I’m really sorry everybody that my
great-great great-great granddad accidentally burnt down the Houses of Parliament. So Patrick Furlong was charged with the task of burning these tally
sticks in stoves in the furnaces underneath the House of Lords. The tally sticks were probably about so big, probably about 4 or 5 inches tall, a piece of wood that had notches in them and a name down the side. So they’d built up underneath the House of Lords. So they shoved all these tally sticks in, they’d worked for 10 hours solid and it was getting to the end of the day and they
realised they had so much more to do so they kind of overloaded these stoves,
closed the doors and they went off home, or they went off down the pub, to The Star and Garter. And then about seven o’clock a huge fireball erupted from Parliament. They actually managed to save the hall. I can’t believe he said, “Yeah, let all the rest burn down but just save Westminster Hall. I would have said, “Save all of it!” There was Charles Dickens, and what was the famous artist? Turner! He painted a picture of it and Charles Dickens did a speech about it. There was an inquest and it was deemed a pure accident. No one was really blamed and then a competition was started to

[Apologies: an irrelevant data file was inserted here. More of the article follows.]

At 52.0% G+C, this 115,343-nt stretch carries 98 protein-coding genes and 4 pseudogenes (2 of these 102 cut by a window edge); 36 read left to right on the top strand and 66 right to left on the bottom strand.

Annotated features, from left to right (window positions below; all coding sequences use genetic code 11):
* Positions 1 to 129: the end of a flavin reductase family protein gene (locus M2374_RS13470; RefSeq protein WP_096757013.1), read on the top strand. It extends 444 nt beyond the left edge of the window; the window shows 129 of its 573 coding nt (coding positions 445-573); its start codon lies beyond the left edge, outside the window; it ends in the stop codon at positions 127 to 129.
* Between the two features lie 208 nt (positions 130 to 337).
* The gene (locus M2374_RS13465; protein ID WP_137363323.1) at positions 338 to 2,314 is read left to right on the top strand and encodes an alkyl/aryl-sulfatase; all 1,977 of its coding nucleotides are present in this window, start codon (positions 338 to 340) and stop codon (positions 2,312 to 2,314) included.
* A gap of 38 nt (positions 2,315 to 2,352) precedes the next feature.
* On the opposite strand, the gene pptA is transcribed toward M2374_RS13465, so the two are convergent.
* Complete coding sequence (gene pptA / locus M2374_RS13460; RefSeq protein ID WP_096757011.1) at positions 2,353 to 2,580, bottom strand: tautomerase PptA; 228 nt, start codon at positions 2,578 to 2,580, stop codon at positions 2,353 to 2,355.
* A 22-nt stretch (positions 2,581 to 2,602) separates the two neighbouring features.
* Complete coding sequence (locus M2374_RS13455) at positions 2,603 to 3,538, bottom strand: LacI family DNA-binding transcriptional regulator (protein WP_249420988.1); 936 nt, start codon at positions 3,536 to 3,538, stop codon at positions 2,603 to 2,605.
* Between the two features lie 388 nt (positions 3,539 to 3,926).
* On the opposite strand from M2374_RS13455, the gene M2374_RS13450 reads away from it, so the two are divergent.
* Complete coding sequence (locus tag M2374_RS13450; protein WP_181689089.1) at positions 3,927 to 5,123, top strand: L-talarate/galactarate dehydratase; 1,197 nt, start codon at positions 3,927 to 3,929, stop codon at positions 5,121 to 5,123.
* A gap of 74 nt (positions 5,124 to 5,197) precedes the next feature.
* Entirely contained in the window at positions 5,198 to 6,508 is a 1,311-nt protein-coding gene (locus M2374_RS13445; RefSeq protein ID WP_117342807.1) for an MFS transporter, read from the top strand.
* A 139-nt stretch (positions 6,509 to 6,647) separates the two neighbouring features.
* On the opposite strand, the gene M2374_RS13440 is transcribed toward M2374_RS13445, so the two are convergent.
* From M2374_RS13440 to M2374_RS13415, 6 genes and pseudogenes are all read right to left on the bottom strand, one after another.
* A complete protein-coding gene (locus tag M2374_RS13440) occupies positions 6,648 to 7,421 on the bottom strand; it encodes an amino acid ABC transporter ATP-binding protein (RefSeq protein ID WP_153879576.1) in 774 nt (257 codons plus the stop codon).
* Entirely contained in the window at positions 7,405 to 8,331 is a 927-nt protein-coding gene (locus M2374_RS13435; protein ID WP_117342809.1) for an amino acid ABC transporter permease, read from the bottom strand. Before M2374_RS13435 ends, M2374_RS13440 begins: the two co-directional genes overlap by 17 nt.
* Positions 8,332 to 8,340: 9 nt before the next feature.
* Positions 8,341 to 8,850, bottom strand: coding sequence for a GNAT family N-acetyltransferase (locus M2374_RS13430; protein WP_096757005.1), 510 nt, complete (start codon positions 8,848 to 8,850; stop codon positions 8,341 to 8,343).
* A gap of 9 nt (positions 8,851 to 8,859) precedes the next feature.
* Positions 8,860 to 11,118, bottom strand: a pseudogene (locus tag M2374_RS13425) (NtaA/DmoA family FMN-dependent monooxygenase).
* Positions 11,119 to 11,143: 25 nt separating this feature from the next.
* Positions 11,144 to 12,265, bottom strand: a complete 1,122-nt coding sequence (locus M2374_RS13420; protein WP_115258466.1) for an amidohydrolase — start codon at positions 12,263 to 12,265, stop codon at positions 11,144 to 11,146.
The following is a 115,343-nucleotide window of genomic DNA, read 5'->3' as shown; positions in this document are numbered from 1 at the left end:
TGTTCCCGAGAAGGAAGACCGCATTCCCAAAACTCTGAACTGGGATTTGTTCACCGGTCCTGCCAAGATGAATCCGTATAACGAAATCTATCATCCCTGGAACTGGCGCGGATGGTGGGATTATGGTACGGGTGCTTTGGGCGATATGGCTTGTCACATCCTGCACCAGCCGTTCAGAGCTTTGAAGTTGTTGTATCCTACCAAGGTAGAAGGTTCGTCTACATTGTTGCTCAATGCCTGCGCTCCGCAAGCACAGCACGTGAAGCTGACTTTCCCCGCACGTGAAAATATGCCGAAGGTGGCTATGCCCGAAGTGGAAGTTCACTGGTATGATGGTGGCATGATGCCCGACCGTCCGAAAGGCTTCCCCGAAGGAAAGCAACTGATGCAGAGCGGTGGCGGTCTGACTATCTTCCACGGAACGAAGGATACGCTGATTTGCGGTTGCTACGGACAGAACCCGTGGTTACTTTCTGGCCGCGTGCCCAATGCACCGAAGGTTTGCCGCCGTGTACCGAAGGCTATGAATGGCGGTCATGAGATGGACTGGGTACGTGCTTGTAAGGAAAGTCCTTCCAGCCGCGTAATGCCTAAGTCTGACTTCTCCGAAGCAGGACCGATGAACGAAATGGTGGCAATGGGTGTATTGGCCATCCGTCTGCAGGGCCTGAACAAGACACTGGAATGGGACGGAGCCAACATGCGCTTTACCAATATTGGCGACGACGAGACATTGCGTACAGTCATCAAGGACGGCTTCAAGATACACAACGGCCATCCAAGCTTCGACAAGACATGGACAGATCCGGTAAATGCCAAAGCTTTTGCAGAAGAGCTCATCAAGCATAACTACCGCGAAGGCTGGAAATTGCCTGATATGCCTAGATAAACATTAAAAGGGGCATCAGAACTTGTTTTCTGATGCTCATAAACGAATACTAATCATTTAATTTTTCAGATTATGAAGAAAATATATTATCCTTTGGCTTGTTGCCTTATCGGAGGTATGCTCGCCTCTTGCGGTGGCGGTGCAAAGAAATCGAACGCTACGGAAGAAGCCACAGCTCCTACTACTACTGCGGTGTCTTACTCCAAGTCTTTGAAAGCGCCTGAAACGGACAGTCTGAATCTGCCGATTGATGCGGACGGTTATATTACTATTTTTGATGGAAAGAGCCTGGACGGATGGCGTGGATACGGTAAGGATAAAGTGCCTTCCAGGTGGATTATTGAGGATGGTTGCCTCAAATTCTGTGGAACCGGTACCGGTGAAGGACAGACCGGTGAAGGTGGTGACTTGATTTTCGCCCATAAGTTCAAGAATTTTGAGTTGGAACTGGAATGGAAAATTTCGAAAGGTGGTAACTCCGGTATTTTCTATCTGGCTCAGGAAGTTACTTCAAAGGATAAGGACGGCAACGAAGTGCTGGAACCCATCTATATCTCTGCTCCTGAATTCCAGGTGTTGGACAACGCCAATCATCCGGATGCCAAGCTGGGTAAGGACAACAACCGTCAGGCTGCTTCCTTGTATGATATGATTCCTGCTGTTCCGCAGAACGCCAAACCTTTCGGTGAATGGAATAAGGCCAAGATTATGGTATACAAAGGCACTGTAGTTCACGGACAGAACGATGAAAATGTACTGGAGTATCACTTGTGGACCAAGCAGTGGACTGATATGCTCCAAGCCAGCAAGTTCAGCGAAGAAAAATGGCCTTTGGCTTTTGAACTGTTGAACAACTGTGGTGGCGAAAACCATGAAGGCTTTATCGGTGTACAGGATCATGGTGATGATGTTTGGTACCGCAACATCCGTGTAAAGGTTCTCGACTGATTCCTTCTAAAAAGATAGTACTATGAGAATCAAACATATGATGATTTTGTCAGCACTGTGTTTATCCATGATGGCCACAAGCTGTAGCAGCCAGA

rebuild the Houses of Parliament which Charles Barry won and that is the Houses of Parliament that we see today.